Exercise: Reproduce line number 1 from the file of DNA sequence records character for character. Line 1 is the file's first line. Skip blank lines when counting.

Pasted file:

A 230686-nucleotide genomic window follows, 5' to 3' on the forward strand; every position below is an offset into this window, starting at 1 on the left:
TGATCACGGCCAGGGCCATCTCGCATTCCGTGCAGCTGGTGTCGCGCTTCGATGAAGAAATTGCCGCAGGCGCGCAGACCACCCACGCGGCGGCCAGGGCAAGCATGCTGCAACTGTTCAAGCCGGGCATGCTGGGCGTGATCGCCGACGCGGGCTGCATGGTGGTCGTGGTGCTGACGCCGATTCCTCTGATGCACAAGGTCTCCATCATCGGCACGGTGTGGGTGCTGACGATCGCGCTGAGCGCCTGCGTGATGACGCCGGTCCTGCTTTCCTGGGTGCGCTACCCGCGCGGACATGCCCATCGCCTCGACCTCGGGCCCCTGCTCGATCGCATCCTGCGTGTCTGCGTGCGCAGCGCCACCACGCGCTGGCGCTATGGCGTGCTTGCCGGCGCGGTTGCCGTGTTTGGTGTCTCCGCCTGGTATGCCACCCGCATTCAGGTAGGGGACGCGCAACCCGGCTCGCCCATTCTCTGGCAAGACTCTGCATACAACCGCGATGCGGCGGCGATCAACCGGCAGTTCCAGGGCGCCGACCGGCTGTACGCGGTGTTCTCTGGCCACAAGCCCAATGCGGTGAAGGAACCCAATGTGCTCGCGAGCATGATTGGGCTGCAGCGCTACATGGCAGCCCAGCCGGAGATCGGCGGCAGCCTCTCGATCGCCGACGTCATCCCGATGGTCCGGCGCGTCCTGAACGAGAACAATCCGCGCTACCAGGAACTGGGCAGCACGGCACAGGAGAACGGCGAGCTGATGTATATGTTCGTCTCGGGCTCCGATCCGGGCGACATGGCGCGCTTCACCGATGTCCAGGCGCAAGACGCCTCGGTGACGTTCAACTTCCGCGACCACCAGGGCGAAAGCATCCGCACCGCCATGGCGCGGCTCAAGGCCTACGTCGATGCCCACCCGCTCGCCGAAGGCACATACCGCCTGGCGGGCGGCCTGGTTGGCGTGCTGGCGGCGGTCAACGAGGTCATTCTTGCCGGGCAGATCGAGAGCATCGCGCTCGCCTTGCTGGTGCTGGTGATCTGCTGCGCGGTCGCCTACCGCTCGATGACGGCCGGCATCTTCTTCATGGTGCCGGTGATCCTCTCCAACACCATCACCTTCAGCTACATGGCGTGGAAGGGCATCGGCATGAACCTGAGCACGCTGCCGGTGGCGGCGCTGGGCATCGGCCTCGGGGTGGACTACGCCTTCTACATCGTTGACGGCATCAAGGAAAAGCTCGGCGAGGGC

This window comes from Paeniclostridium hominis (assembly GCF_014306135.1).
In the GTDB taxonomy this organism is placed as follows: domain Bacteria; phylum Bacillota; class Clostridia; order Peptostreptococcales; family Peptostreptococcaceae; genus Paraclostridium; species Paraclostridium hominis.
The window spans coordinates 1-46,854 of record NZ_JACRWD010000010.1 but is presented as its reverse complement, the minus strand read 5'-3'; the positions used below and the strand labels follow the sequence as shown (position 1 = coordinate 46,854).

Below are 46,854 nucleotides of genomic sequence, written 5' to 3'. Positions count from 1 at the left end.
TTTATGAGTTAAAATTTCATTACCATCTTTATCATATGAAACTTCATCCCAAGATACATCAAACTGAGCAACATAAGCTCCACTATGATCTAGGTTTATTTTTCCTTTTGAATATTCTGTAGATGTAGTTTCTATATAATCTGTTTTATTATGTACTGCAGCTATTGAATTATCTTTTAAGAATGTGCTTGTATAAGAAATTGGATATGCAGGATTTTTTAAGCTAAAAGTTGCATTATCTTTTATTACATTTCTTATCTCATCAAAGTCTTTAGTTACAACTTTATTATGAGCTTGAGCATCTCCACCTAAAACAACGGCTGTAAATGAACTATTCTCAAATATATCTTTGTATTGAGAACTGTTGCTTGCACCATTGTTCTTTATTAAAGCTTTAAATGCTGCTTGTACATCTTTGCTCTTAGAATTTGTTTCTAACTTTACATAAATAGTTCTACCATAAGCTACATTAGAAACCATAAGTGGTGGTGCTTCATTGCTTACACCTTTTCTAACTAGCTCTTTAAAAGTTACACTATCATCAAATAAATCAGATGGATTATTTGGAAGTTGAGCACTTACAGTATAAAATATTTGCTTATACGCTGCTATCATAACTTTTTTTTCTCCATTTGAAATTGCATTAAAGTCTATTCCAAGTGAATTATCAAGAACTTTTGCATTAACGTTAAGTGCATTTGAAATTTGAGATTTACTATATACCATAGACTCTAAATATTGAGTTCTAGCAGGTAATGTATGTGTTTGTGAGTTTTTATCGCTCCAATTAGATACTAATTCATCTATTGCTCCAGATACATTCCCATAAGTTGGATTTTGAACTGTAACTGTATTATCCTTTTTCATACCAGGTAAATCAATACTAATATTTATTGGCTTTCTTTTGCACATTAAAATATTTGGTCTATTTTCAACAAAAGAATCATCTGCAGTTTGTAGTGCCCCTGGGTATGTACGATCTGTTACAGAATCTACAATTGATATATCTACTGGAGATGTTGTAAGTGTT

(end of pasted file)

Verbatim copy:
A 230686-nucleotide genomic window follows, 5' to 3' on the forward strand; every position below is an offset into this window, starting at 1 on the left: